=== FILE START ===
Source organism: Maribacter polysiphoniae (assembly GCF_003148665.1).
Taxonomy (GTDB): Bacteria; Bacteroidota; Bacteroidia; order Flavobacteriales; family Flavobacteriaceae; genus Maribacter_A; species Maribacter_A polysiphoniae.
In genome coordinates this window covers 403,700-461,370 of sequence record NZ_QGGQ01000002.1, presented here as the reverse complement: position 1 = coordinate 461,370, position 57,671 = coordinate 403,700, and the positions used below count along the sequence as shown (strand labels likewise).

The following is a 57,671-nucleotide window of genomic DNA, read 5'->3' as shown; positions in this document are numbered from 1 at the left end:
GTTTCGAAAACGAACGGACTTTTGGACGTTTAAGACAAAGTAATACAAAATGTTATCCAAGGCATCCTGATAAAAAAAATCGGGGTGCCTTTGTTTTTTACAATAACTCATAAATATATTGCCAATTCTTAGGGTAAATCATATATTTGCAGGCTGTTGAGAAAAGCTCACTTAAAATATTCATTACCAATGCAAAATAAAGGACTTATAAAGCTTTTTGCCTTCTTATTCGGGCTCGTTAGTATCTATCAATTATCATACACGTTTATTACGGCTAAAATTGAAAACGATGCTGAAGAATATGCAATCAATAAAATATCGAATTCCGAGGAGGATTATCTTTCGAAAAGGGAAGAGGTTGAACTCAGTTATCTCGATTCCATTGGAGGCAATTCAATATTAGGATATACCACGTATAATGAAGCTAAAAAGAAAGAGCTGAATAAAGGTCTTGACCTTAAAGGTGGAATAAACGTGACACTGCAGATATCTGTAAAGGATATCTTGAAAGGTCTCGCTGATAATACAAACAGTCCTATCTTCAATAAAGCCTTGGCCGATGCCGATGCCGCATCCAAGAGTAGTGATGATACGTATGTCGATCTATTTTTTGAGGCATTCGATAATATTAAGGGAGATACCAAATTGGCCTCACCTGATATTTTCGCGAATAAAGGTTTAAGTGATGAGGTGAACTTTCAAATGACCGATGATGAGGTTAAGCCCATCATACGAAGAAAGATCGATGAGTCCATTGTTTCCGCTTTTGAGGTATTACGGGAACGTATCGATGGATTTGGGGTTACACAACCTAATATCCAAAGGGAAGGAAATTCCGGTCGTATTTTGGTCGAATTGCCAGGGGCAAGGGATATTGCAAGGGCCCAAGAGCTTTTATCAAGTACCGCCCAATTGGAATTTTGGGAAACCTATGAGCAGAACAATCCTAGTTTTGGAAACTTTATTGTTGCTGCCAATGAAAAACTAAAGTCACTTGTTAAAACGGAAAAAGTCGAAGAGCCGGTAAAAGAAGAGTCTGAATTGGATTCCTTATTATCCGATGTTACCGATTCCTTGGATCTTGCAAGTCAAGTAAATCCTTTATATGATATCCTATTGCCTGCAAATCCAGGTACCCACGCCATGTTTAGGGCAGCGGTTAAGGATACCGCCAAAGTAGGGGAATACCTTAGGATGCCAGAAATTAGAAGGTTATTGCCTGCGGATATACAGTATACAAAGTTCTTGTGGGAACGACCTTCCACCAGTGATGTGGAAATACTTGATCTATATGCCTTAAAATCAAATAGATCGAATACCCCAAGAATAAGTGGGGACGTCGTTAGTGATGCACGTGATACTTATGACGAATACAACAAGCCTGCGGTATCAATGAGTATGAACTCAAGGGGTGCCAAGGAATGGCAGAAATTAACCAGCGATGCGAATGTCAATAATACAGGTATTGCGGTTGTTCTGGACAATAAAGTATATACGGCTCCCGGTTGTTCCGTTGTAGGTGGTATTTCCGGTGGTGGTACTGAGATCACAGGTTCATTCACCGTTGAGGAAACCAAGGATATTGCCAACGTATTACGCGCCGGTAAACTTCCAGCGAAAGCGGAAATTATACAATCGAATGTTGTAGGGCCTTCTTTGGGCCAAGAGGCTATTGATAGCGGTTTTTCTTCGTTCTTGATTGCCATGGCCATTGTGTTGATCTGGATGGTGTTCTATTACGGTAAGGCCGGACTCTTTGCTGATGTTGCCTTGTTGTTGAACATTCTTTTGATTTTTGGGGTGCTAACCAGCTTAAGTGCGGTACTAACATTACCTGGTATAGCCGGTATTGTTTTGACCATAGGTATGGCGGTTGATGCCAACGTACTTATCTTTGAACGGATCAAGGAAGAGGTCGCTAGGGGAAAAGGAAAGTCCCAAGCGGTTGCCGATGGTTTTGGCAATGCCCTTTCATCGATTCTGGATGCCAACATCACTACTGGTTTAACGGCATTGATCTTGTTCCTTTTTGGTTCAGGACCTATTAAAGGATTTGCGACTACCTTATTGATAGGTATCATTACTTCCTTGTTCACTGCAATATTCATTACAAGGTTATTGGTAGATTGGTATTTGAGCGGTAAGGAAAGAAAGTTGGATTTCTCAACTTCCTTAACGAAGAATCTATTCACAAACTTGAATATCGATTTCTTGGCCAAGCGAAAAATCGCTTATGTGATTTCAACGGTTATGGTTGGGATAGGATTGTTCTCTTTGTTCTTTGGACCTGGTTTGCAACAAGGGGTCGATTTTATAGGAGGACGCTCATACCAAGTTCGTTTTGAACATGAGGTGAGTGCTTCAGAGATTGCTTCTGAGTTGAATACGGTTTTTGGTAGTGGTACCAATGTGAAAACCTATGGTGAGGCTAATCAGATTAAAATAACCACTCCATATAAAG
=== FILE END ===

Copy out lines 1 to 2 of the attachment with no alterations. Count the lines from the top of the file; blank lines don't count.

Source organism: Maribacter polysiphoniae (assembly GCF_003148665.1).
Taxonomy (GTDB): Bacteria; Bacteroidota; Bacteroidia; order Flavobacteriales; family Flavobacteriaceae; genus Maribacter_A; species Maribacter_A polysiphoniae.